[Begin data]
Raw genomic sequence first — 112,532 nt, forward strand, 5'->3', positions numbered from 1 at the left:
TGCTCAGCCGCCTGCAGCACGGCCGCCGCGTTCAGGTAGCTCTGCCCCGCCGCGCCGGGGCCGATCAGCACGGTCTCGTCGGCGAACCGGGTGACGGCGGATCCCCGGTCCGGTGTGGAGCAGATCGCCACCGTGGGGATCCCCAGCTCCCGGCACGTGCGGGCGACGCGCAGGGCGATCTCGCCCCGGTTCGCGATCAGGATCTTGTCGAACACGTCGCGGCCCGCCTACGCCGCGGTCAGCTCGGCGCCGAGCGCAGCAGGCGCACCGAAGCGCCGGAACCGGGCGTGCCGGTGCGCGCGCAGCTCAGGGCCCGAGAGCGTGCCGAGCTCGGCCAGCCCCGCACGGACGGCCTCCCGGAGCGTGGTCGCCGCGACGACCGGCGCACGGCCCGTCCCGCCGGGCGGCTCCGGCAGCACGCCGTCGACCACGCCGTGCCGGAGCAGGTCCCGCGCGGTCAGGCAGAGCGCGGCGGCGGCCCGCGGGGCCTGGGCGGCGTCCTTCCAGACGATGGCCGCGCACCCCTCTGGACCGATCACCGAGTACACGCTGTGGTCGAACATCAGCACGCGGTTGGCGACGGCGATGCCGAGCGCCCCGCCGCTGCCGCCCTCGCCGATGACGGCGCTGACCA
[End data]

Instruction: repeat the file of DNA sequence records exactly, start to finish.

Raw genomic sequence first — 112,532 nt, forward strand, 5'->3', positions numbered from 1 at the left:
TGCTCAGCCGCCTGCAGCACGGCCGCCGCGTTCAGGTAGCTCTGCCCCGCCGCGCCGGGGCCGATCAGCACGGTCTCGTCGGCGAACCGGGTGACGGCGGATCCCCGGTCCGGTGTGGAGCAGATCGCCACCGTGGGGATCCCCAGCTCCCGGCACGTGCGGGCGACGCGCAGGGCGATCTCGCCCCGGTTCGCGATCAGGATCTTGTCGAACACGTCGCGGCCCGCCTACGCCGCGGTCAGCTCGGCGCCGAGCGCAGCAGGCGCACCGAAGCGCCGGAACCGGGCGTGCCGGTGCGCGCGCAGCTCAGGGCCCGAGAGCGTGCCGAGCTCGGCCAGCCCCGCACGGACGGCCTCCCGGAGCGTGGTCGCCGCGACGACCGGCGCACGGCCCGTCCCGCCGGGCGGCTCCGGCAGCACGCCGTCGACCACGCCGTGCCGGAGCAGGTCCCGCGCGGTCAGGCAGAGCGCGGCGGCGGCCCGCGGGGCCTGGGCGGCGTCCTTCCAGACGATGGCCGCGCACCCCTCTGGACCGATCACCGAGTACACGCTGTGGTCGAACATCAGCACGCGGTTGGCGACGGCGATGCCGAGCGCCCCGCCGCTGCCGCCCTCGCCGATGACGGCGCTGACCA